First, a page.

Osteopenia and osteoporosis represent prominent causes of morbidity in patients of both genders with thalassaemia. All our eugonadal euthyroid thalassemic patients with normal glucose tolerance had osteoporosis detected at the lumbar spine and femoral neck. The presence of osteopenia and osteoporosis in well-treated thalassaemics has been described in different studies with high to very high prevalence. [13],[14],[36] Bone remodeling is a spatially coordinated lifelong process whereby old bone is absorbed by osteoclasts and replaced by bone-forming osteoblasts. The catabolic effects of Receptor activator of nuclear factor-κB ligand (RANKL) are prevented by osteoprotegerin (OPG) that binds RANKL and thereby prevents activation of its single cognate receptor called RANK.

Important factors implicated in reduction of bone mass in TM include: Delayed sexual maturation, growth hormone (GH) and insulin growth factor-(IGF)-1 deficiency, parathyroid gland dysfunction, diabetes, hypothyroidism, ineffective hemopoiesis with progressive marrow expansion, direct iron toxicity on osteoblasts, as well as toxic effect of chelating therapy have been indicated as possible etiological factors. [36],[37],[38] Our thalassemic patients had high prevalence of GH and IGF-I deficiency.

Reduced BMD has been widely reported in hypopituitary patients and patients with isolated GHD as well as those with congenital GH insensitivity were osteopenic compared to controls. [39],[40],[41],[42],[43],[44] The pathogenesis of the reduced bone mineral content and density in patients with childhood onset GHD, including thalassemic patients with GHD, is probably the lack of attainment of bone mass during adolescence, [20],[45],[46],[47] whereas in patients with adult-onset GHD it is less clear. Prolonged treatment with GH resulted in increased BMD. [45],[46],[47],[48 With this study in addition with several previous reports, bone loss occurs preferentially in lumbar spine. This can be explained by the occurrence of accelerated hematopoiesis with progressive bone marrow expansion during the periods of anemia that affects trabecular bone to a greater extent than cortical bone.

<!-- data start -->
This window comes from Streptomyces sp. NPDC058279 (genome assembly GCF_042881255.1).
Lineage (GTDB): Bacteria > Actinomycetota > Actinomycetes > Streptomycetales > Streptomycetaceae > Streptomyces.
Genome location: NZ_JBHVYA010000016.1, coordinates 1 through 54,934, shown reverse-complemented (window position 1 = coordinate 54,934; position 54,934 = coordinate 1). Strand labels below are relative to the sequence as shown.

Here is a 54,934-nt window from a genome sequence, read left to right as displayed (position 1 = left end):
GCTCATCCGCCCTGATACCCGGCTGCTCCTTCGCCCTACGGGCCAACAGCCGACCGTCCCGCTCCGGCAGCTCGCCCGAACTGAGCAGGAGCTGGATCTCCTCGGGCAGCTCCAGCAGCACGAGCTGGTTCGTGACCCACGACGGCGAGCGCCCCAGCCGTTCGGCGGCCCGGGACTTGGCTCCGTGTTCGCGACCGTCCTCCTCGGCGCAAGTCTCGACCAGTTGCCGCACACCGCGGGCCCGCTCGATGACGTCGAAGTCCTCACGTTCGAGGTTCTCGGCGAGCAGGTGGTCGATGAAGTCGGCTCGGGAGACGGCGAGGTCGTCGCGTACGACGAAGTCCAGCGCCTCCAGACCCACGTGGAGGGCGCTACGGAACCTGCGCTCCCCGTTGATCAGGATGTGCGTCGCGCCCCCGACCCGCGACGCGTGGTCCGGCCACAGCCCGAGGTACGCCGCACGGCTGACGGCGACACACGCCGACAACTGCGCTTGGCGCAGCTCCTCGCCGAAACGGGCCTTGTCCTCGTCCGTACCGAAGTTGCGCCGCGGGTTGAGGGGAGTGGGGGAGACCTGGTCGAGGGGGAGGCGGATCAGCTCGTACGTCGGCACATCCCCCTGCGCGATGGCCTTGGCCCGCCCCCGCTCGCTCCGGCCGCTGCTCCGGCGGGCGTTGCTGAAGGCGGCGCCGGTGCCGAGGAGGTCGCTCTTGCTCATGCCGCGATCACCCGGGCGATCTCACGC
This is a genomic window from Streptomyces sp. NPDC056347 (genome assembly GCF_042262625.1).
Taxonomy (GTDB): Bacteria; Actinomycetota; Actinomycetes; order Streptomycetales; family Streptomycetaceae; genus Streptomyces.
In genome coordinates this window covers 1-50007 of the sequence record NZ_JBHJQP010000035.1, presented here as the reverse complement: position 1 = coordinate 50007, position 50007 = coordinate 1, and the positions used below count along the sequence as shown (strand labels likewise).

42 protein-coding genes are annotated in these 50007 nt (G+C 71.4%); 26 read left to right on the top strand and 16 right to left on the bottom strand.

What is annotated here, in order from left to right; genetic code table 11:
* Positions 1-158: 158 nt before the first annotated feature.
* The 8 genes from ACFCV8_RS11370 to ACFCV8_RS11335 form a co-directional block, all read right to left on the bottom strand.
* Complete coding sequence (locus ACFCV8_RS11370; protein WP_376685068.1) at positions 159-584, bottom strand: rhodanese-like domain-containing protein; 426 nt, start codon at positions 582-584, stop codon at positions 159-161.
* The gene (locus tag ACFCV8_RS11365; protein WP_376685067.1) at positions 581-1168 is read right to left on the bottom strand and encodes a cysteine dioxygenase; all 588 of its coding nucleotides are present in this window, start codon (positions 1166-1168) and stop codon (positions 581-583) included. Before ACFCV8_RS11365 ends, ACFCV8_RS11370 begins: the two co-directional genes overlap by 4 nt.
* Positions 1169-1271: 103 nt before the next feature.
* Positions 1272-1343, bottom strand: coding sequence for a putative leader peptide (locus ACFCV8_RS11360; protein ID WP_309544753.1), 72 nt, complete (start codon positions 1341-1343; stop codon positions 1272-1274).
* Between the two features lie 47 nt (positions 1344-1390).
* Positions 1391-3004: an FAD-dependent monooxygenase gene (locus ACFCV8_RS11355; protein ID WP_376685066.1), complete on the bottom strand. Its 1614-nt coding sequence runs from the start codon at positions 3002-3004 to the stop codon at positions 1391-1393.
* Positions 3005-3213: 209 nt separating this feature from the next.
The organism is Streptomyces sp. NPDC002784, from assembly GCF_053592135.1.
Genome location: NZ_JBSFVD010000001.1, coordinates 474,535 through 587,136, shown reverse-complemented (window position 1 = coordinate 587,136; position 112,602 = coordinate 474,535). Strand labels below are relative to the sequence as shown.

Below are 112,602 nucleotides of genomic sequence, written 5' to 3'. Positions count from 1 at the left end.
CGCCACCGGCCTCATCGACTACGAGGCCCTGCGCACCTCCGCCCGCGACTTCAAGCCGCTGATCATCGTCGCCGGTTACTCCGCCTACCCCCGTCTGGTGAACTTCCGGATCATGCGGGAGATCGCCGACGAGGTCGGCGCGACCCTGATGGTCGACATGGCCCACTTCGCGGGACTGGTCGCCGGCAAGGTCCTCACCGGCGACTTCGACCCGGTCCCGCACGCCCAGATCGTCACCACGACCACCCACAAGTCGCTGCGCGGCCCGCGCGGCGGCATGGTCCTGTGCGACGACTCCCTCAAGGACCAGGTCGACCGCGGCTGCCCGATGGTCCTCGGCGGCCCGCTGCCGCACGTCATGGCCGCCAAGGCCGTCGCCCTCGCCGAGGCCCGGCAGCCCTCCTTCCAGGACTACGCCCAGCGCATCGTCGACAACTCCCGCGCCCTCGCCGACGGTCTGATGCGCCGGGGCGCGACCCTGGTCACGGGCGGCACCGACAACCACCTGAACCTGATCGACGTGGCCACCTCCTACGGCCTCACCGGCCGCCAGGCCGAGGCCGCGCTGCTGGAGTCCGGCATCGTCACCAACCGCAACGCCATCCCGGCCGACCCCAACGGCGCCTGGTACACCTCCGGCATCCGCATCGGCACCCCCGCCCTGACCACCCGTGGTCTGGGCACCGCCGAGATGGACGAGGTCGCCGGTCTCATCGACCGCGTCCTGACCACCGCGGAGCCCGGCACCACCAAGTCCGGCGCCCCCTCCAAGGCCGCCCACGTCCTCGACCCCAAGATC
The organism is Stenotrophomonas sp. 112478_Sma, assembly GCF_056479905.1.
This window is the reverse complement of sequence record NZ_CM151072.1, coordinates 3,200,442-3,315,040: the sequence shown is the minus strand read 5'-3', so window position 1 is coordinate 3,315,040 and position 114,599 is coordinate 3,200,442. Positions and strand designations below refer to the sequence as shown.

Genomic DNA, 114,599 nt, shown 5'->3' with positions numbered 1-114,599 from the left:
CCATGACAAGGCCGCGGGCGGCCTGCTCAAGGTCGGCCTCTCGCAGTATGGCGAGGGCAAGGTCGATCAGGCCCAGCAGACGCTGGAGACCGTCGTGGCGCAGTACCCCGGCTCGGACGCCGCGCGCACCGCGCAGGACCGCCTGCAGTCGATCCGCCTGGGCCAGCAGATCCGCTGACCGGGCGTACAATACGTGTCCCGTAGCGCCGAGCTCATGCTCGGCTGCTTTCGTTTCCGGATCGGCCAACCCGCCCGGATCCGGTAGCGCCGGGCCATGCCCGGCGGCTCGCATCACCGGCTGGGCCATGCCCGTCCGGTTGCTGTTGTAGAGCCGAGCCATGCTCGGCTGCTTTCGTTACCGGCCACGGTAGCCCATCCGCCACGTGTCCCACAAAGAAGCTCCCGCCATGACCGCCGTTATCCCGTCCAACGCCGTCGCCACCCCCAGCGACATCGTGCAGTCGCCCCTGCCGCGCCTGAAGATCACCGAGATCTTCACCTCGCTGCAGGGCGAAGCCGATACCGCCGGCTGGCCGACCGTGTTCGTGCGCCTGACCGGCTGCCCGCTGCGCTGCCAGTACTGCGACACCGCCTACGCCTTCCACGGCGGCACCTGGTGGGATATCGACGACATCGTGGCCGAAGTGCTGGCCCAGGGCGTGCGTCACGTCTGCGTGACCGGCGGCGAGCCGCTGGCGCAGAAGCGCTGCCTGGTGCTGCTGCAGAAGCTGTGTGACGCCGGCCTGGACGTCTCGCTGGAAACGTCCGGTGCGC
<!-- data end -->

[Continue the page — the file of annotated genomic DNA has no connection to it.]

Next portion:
In this study, both groups of thalassemic patients with and without GH-IGF-I deficiency had significant reduction of BMD at the femur neck and lumbar spine (T score < 2.5). However; the BMD at the lumbar spine was significantly lower in patients with GH-IGF-I deficiency versus other patients. This indicated that GH-IGF-I play an important role in the multi-factorial etiology leading to osteopenia/osteoporosis in these patients. GH and IGF-I stimulate the production of OPG and its accumulation in the bone matrix. Alterations in the RANK/RANKL/OPG system in favor of osteoclasts are characteristic in thalassemia due to complicated not clearly delineated mechanisms including chronic anemia, iron toxicity and endocrine complications. Our thalassemic adults had significantly higher osteoclastic bone destruction as evidenced by significantly elevated CCT1 in their serum. The level of serum alkaline phosphatase levels, bone formation marker, did not differ compared to controls, this proposed that the etiology of decreased bone mineral density in these patients is due to increased bone resorption in the presence of attenuated anabolic action due to decreased IGF-I. Other studies in adults and children supported the anabolic effect of IGF-I on bones of thalassemic patients. [9],[10],[29],[49],[51],[52]

The lack of correlation between the BMD T scores and age may be explained by the more prominent effects of other pathological factors (e.g., IGF-I deficiency and others) compared to the effect of aging in the the etiology of bone disease in these patients. In our patients, chelation therapy with desferrioxamine since early childhood before the introduction of oral iron chelators, may have contributed to their bone disease through inhibiting DNA synthesis, osteoblast and fibroblast proliferation, osteoblast precursor's differentiation, collagen formation and enhancing osteoblast apoptosis.

Limitations of the study

We assessed the GH secretion after a single stimulation test. Pincelli et al., [6] have shown that GHD in TM patients can be overestimated if assessed by a single GH provocative test, suggesting that two dynamic tests should be performed as for non thalassaemic patients. In addition, the cardiac function in these TM patients with GHD was not fully evaluated.

In conclusion, this study confirms the necessity to screen the status of GH/IGF-I axis in adult patients with TM. Our thalassemic patients with GH and/or IGF-I deficiency were significantly shorter and had lower BMD at lumbar spine compared to those with normal GH-IGF-I axis. Clonidine test appears to be effective and safe in adults. Further studies are needed to evaluate the effect of GH therapy bone mineral density and heart function patients with TM and severe GHD.

   References Top